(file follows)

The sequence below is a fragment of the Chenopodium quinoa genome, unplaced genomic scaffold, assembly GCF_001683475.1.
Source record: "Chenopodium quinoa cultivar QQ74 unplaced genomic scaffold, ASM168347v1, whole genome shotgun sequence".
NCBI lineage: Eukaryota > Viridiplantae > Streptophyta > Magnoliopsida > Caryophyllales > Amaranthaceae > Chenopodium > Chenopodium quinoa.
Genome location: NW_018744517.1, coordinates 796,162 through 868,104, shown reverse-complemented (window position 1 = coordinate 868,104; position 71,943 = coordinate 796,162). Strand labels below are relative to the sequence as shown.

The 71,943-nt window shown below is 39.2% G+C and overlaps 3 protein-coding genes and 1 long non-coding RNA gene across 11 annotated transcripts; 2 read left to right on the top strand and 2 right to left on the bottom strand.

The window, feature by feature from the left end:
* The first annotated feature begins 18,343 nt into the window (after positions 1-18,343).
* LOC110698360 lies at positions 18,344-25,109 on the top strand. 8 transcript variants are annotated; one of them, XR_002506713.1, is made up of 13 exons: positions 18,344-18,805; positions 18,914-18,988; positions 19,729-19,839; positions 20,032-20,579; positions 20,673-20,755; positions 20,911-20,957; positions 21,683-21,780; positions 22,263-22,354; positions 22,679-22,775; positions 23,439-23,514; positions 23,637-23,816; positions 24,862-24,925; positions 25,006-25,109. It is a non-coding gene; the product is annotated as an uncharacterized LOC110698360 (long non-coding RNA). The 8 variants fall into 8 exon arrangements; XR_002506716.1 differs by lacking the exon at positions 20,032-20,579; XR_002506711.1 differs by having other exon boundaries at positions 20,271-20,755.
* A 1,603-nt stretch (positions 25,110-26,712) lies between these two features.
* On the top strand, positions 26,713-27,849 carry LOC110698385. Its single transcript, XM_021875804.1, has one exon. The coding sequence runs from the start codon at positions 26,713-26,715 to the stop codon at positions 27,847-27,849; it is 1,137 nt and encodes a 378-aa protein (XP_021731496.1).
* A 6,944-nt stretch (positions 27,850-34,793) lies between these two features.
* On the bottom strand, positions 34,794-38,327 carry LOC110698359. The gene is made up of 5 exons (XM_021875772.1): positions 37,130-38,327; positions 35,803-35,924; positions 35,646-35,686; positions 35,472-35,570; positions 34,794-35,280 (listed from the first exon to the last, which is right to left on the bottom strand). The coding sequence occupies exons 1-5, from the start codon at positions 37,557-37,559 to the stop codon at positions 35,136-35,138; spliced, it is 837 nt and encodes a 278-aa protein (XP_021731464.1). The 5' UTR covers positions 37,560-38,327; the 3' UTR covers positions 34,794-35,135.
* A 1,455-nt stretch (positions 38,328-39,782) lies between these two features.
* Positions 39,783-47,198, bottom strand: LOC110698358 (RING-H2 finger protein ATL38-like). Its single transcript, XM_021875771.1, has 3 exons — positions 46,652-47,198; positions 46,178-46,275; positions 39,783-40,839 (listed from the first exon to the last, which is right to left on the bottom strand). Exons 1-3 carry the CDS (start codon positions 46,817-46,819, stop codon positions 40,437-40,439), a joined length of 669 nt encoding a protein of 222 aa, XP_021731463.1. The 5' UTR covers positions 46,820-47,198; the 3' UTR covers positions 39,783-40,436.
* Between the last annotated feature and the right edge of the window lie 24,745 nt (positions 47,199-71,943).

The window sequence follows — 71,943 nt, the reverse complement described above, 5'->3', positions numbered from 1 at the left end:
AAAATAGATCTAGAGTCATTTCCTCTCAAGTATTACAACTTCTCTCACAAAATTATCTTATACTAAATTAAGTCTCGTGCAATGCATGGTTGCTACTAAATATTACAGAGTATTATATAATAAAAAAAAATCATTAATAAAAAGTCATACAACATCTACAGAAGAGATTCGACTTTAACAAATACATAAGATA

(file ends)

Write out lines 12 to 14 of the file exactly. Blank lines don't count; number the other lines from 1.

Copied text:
* On the bottom strand, positions 34,794-38,327 carry LOC110698359. The gene is made up of 5 exons (XM_021875772.1): positions 37,130-38,327; positions 35,803-35,924; positions 35,646-35,686; positions 35,472-35,570; positions 34,794-35,280 (listed from the first exon to the last, which is right to left on the bottom strand). The coding sequence occupies exons 1-5, from the start codon at positions 37,557-37,559 to the stop codon at positions 35,136-35,138; spliced, it is 837 nt and encodes a 278-aa protein (XP_021731464.1). The 5' UTR covers positions 37,560-38,327; the 3' UTR covers positions 34,794-35,135.
* A 1,455-nt stretch (positions 38,328-39,782) lies between these two features.
* Positions 39,783-47,198, bottom strand: LOC110698358 (RING-H2 finger protein ATL38-like). Its single transcript, XM_021875771.1, has 3 exons — positions 46,652-47,198; positions 46,178-46,275; positions 39,783-40,839 (listed from the first exon to the last, which is right to left on the bottom strand). Exons 1-3 carry the CDS (start codon positions 46,817-46,819, stop codon positions 40,437-40,439), a joined length of 669 nt encoding a protein of 222 aa, XP_021731463.1. The 5' UTR covers positions 46,820-47,198; the 3' UTR covers positions 39,783-40,436.